Bulgarians will vote on whether to build a new nuclear power plant in the Balkan country's first referendum since the fall of communism in 1989, Parliament has decided.
The government earlier this year abandoned a 2,000-megawatt nuclear project at Belene, citing a lack of Western investors. But Russian state firm Atomstroyexport, which had a contract to build the plant, last month demanded €1 billion in compensation for the cancellation.
The opposition Socialists demanded a referendum to challenge the decision to drop the project, which cost the government popularity against a backdrop of rising electricity prices and high unemployment in the European Union's poorest country.
Parliament voted 106-7 on Wednesday (24 October) in favour of a referendum. The Socialists didn’t take part in the vote, because they said the government had changed the referendum question.
The centre-right government of Boiko Borissov amended the question to be posed in the plebiscite. It will now ask, "Should we develop nuclear energy in Bulgaria by building a new nuclear power plant?" without mentioning Belene specifically.
The original question was: "Should we develop nuclear energy by building a new power plant at the Belene site?"
The referendum may well prove invalid because of a tough turnout requirement of matching the number of voters in the last parliamentary elections, or about 4.25 million out of a population of 7.3 million.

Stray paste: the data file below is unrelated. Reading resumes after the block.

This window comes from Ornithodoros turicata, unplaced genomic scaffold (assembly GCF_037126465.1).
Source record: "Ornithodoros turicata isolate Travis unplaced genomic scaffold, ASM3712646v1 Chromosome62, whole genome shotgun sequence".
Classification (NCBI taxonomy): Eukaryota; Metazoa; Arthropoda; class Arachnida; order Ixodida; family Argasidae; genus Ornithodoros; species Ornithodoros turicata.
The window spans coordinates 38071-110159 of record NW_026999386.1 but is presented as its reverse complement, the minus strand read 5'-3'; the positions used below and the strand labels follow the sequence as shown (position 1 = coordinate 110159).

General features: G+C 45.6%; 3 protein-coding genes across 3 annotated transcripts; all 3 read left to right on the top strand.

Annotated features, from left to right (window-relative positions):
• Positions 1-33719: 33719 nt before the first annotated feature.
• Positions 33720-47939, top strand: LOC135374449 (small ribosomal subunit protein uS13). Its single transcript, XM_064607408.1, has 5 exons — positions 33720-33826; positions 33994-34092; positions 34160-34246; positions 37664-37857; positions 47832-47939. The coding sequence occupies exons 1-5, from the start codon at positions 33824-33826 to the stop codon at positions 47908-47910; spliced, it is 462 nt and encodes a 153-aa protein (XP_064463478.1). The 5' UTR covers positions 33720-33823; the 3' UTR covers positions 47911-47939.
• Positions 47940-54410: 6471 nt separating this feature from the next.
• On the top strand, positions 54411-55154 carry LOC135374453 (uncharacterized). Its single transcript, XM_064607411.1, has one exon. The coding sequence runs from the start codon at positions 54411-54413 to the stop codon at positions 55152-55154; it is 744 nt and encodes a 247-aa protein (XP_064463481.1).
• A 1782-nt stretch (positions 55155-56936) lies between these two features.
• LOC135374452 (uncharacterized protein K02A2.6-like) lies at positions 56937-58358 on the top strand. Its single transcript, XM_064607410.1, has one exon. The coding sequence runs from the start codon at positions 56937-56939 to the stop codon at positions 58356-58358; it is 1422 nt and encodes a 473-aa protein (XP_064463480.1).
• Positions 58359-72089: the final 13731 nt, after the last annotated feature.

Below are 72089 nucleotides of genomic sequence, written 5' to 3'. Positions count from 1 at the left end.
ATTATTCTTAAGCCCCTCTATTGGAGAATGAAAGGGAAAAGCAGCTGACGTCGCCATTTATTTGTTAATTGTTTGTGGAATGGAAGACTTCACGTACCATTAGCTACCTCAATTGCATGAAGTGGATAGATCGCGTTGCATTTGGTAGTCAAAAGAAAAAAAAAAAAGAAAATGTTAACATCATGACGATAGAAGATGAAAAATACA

"It is a complete nonsense to expect that we will have that many people showing up at any referendum," said political analyst with Sofia University Rumiana Kolarova.
Many Bulgarians had hoped the Belene plant would help to restrain electricity prices. Bulgaria already has one operational 2,000 megawatt nuclear plant on the Danube River at Kozloduy which provides cheap electricity.
The president now has a month to set a date for the vote, which is most likely to be held in January.
Bulgaria has been heavily reliant on nuclear energy since the 1970s, when the Soviet-built Kozloduy nuclear power plant became operational. Under pressure from the EU during accession negotiations, the country agreed to close down four of the plant's six units - with EU support.
Before its last units were shut down, Kozloduy produced 44% of the country's electricity, 20% of which was exported. This gave Bulgaria a strategic position in the region, which it has now lost.
The Belene project became a priority of Socialist former Prime Minister Sergey Stanishev. After years of setbacks, Stanishev turned the first sod of the planned 2,000-megawatt Belene plant in September 2008.
However, current Prime Minister Boyko Borissov said he would not move on any major energy projects with Russian participation negotiated by previous governments without the green light of the country's Western partners.
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